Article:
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Being a star can
be exhausting, Lagerfeld says

Being a star can
be exhausting, Lagerfeld says

What's it like to work as a designer for several glamorous fashion labels and to be a photographer, author, and film star at the same time?

A bit tiring, Karl Lagerfeld said on Wednesday.

The pony-tailed German, who is designing outfits for Chanel, Fendi, and his Karl Lagerfeld label, as well as editing glossy books, said his celebrity status comes at a cost.

"Sometimes it is a bit exhausting too because you lose a certain kind of freedom," Lagerfeld told reporters after he presented his new Karl Lagerfeld collection in Paris, parading models in round-shouldered coats and slim pencil skirts.

"But you cannot have your cake and eat it," Lagerfeld said.

Lagerfeld is one of several multitasking designers presenting their collections in Paris this week. The United Kingdom's Stella McCartney and Dutch design duo Viktor & Rolf have all designed one-off collections for Swedish retailer H&M.

French designer Christian Lacroix, who presented slim satin suits and jackets with corset belts on Wednesday, has designed theater costumes and the interior of train cars.

Lagerfeld, 68, is to roll out a high-end line for Chanel later this week and will also present his young K Karl Lagerfeld collection, a line including T-shirts and jeans.

Didier Grumbach, the head of the French fashion federation, said Lagerfeld managed to adapt his style to his different jobs.

"He has personalized and incarnated where he is working, and is applying that to each brand," Grumbach said at Lagerfeld's show. "It is a capacity few designers have today."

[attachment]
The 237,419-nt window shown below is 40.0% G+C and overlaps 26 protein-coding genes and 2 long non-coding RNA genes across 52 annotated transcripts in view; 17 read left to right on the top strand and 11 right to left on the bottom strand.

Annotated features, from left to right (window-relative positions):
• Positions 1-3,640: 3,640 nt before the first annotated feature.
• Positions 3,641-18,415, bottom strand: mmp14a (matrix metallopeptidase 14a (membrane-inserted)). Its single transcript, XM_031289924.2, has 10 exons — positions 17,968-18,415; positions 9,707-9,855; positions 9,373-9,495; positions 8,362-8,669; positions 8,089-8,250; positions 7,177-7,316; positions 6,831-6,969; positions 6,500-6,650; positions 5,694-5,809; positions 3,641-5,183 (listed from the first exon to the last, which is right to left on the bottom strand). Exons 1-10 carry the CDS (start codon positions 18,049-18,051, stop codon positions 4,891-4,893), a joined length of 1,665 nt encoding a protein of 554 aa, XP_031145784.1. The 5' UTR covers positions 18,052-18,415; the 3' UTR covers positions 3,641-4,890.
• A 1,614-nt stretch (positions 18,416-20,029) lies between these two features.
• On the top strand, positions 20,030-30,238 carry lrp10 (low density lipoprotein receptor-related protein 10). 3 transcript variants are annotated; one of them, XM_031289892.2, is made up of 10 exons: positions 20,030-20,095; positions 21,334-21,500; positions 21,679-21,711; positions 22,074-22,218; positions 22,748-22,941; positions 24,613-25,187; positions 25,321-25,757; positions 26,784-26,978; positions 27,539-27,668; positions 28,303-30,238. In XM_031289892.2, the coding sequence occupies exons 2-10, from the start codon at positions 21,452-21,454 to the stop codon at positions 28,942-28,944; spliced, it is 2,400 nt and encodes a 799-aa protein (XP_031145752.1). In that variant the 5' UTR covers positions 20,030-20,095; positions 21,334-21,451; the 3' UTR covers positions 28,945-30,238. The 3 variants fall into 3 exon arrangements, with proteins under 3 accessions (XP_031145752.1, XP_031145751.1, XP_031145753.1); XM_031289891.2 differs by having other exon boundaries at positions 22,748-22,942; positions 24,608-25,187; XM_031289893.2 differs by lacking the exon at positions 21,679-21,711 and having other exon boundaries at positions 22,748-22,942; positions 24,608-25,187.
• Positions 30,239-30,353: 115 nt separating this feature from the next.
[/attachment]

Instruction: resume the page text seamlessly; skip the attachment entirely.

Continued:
The eccentric designer also moved to cinema screens this month when Rodolphe Marconi showed his Lagerfeld Confidential portrayal of the German at the Berlin film festival.


Lacroix, who celebrates the 20th anniversary of his house this year, is also a man with many roles. He has designed opera costumes as well as crockery lines.

On Wednesday the Frenchman showed models wearing silver boots and slim coats with sparkling belts at the waist.

"I love this job," Lacroix said after the show. "It's such a challenge. We are borderline every day. It's about being in tune with the world.... We're not in an ivory tower."

As models in shiny dresses with big fur collars walked down the runway, a naked antifur protester jumped on to the catwalk. She was quickly dragged away by security guards.

"I'm no hypocrite. I love fur," Lacroix said.

Protesters also tried to disrupt Italian designer Valentino's show earlier on Wednesday. They were held back by guards before they could reach the runway, where models in tweed dresses with large fur sleeves strutted out. (Reuters)

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